Friday, August 21, 2009

Green Shoots

It's no secret that I wanted Hoyer. But that doesn't mean I can't learn to love Rizzo if he makes the right moves, or even if he makes the wrong moves for the right reasons. Hosannas aside, there were a few things said at Thursday's Rizzo press conference that I found interesting, or that at least set off my bullshit detector.

Questioned whether he uses statistical analysis to make decisions, the longtime scout claimed to be a baseball hybrid, saying that the Nats do a lot of "sabermetric calculations." Of course, leave it to proud papa Stan to oversell Rizzo's stathead cred:

"Oh, you've got to hear Mike talk about VORP and WHIP," Kasten interjected. "No, he's really getting good at that stuff."

"I'll throw WHIP at you," Rizzo said. "There's no doubt."

We already know Stan has his Mod Squad of stat dweebs. There's no need to try to convince me that Rizzo has changed his home page to FanGraphs and spent the last few months holed up with old Abstracts and a dogeared copy of Moneyball. Kasten could have just left it at this:
"As you know, [Rizzo's] background is eyeball scouting, which I continue to think is the most important thing. But it's 60-40. Not 90-10."
As long as Rizzo uses stats better than this guy, I'll pencil it in as a qualified win.

We also got the clearest statement yet of how Rizzo wants to shape the team and what his priorities are:
"In the immortal words of Stan Kasten, pitching, pitching and pitching. We understand that we have a very talented young starting rotation. That said, we need an anchor at the top of it. So some kind of veteran starting pitcher would help. You know, my philosophy is speed and defense, especially up the middle, and have your big mashers on the corners. So we're going to take that into account. Of course we have to stabilize a resurgent bullpen, but a bullpen that has not performed up to standards. That's another priority."
Ah, there's the bullshit artist who tried to sell me on the idea that the Nats have "seven or eight really good young starting pitching prospects." I was uncomfortable not being lied to.

Rizzo's list of priorities is notable only for how little it says. Everyone wants that veteran starter to anchor the rotation, good defense up the middle, power at the corners, and a shutdown pen. Rizzo describes the same basic philosophy that someone might use to assemble a Strat-O-Matic team.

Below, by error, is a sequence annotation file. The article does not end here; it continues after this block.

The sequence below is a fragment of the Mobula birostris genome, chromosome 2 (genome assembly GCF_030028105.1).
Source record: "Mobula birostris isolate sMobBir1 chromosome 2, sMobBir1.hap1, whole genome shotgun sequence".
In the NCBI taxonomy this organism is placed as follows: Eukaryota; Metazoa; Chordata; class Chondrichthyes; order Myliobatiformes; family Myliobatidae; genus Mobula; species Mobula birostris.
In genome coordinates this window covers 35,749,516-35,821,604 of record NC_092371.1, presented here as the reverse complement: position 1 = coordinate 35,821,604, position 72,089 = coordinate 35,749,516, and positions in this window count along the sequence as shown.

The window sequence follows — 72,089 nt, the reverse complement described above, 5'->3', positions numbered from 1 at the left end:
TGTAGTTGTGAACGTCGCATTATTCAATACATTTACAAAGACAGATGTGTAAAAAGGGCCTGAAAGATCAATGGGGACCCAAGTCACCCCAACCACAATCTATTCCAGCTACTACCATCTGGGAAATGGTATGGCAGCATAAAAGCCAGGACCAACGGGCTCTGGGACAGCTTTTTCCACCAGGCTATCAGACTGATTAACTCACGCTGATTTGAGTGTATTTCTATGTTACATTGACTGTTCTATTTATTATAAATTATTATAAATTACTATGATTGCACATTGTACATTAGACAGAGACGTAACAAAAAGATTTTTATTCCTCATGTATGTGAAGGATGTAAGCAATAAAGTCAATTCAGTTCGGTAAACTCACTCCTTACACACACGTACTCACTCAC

Rizzo may want the ideal team, but what he has is a lot of doubts surrounding the rotation, second base, the bullpen, the health of Flores, and the futures of Dunn, Willingham, and Dukes. Setting the imagined distinction between building and rebuilding aside, we're still trying to read between the lines. We won't be able to tell this season whether Rizzo really thinks the core components are good enough for him to go all out in picking up complementary pieces for a 2011 run, or if, by dealing players like Guzman and Willingham should the opportunities arise, he shows that he thinks the team isn't quite there yet. With Guzman still stumbling around at shortstop in DC instead of Boston, I suspect Rizzo thinks the former.

Look at the different decisions Rizzo faces just concerning first base. The 30-year-old Willingham may be under team control through 2011, but Dunn is a free agent at the end of next season. If Rizzo wants to go for it in 2011, Chris Marrero might be key. If Marrero looks like he'll be ready for 2011, Dunn likely gets traded next season (unless Rizzo wants the agita of extending him and watching him try to play left field again). If Marrero isn't ready, then the Nats have to try to resign Dunn, move Willingham (or some other internal stopgap) to first base, find a trading partner, or hit up the free agent market for a first baseman.

If Rizzo doesn't think the team will be in a position to go for it in 2011, a player with Dunn's power probably gets traded regardless of how Marrero is doing.

No GM gets to put together his ideal team (well, maybe Cashman), so how flexible is Rizzo? The Lerners have shown they're willing to commit serious money to a marquee free agent like Teixeira, but what will Rizzo do when they say no? Will he spin his wheels trying to assemble his ideal team or will he be flexible in trying different ways to win?

I didn't expect Rizzo to get into this level of detail at a press conference that was intended to be more of a triumph than a genuine opportunity to learn anything substantial about the direction of the team, but it would have been nice for Rizzo to have given a hint.

No comments: